1 Answer | Add Yours
In A Separate Peace, John Knowles uses a significant number of weather references to help set the mood.
Some examples include:
Chapter 1: When Gene returns to Devon the weather is dark and bleak.
"It was such a gray and misty day that I could not see the other side of the river, where there was a small stadium."
"With nothing to block it the wind flung wet gusts at me; at any other time I would have felt like a fool slogging through mud and rain, only to look at a tree. A little fog hung over the river so that as I neared it I felt myself becoming isolated...The wind was blowing more steadily here, and I was beginning to feel cold."
Chapter 3: On a beautiful day, Gene and Finny go to the beach in the late afternoon.
"This kind of sunshine and ocean, with the accumulating roar of he surf and the salty, adventurous, flirting wind from the sea, always intoxicated Phineas."
Chapter 4: Right before the disagreement between Gene and Finny about studying for the French exam and ultimately, Finny's fall from the tree, the mood is one of renewal, as described by the return of spring.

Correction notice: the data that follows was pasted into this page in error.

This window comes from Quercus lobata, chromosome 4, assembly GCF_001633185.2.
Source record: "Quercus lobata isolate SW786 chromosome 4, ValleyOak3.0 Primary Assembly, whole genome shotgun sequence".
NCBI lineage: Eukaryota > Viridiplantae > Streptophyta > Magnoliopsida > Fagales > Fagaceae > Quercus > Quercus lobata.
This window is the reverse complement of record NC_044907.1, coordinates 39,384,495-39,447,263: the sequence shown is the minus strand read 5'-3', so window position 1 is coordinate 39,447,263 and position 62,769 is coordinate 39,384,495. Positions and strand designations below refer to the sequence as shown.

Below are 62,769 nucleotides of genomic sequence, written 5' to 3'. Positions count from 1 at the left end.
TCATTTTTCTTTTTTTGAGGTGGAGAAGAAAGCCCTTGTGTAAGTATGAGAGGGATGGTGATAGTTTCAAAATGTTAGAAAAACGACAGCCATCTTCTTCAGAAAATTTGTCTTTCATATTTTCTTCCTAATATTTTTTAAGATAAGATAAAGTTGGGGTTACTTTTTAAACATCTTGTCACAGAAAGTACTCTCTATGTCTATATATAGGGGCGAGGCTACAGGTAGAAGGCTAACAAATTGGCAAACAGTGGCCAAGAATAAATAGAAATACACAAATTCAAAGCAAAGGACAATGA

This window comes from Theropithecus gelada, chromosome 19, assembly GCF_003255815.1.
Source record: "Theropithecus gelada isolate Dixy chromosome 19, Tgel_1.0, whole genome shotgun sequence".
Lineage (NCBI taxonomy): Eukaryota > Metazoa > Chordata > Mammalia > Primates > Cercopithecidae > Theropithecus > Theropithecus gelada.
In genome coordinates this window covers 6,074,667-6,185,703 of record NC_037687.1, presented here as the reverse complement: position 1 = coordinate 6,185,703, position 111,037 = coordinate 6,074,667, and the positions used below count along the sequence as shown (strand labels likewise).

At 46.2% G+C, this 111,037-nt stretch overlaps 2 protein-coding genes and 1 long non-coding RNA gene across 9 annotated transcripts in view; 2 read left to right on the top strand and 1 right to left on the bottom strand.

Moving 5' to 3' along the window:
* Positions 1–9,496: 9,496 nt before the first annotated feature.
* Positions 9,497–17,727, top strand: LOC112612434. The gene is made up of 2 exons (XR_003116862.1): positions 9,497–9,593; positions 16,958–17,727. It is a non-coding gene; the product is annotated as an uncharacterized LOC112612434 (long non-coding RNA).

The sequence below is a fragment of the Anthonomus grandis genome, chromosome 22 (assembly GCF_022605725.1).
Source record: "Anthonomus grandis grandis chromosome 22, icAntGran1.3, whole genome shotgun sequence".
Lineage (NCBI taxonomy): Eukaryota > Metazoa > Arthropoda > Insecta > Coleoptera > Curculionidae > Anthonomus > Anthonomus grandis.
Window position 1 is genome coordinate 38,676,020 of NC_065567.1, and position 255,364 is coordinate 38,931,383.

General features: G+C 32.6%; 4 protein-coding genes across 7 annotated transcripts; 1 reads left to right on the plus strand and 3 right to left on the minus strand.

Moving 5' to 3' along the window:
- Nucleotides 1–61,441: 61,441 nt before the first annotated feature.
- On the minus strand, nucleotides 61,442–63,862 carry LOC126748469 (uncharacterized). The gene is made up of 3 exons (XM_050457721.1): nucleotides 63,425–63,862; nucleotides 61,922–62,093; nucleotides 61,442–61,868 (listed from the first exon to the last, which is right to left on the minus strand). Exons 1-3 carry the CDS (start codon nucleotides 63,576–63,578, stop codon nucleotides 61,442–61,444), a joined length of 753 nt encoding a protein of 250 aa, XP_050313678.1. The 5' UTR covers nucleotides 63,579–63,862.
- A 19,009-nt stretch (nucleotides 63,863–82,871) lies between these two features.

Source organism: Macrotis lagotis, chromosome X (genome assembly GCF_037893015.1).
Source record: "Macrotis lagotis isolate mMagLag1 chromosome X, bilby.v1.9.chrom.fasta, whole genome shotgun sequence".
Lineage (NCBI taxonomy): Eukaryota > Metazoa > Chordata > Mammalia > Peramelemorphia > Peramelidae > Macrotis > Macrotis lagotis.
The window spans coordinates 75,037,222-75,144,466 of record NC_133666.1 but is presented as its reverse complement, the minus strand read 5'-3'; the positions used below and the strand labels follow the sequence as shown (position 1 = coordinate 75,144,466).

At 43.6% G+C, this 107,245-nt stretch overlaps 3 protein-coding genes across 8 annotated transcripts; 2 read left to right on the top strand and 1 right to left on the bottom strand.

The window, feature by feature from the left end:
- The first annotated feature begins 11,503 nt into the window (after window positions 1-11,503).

"August arrived with a deepening of all the summertime splendors of New Hampshire. Early in the month we had two days of light, steady rain which aroused a final fullness everywhere."
"There was a latent freshness in the air, as though spring were returning in the middle of summer."
Chapter 6: This introduces the Winter Session at Devon.
"Fall had barely touched the full splendor of the trees, and during the height of the day the sun briefly regained its summertime power. In the air there was only an edge of coolness to imply the coming winter."
Chapter 7: This is the snowfall that has the Devon students shoveling the railroads and Leper "touring" in the snow.
"The following weekend, however, it snowed again, then two days later much harder, and by the end of that week the ground had been clamped under snow for the winter."
Whether it is freezing weather or afternoon sunshine, John Knowles effectively uses various weather descriptors to help the reader understand the ever-changing mood of A Separate Peace.
We’ve answered 302,125 questions. We can answer yours, too.Ask a question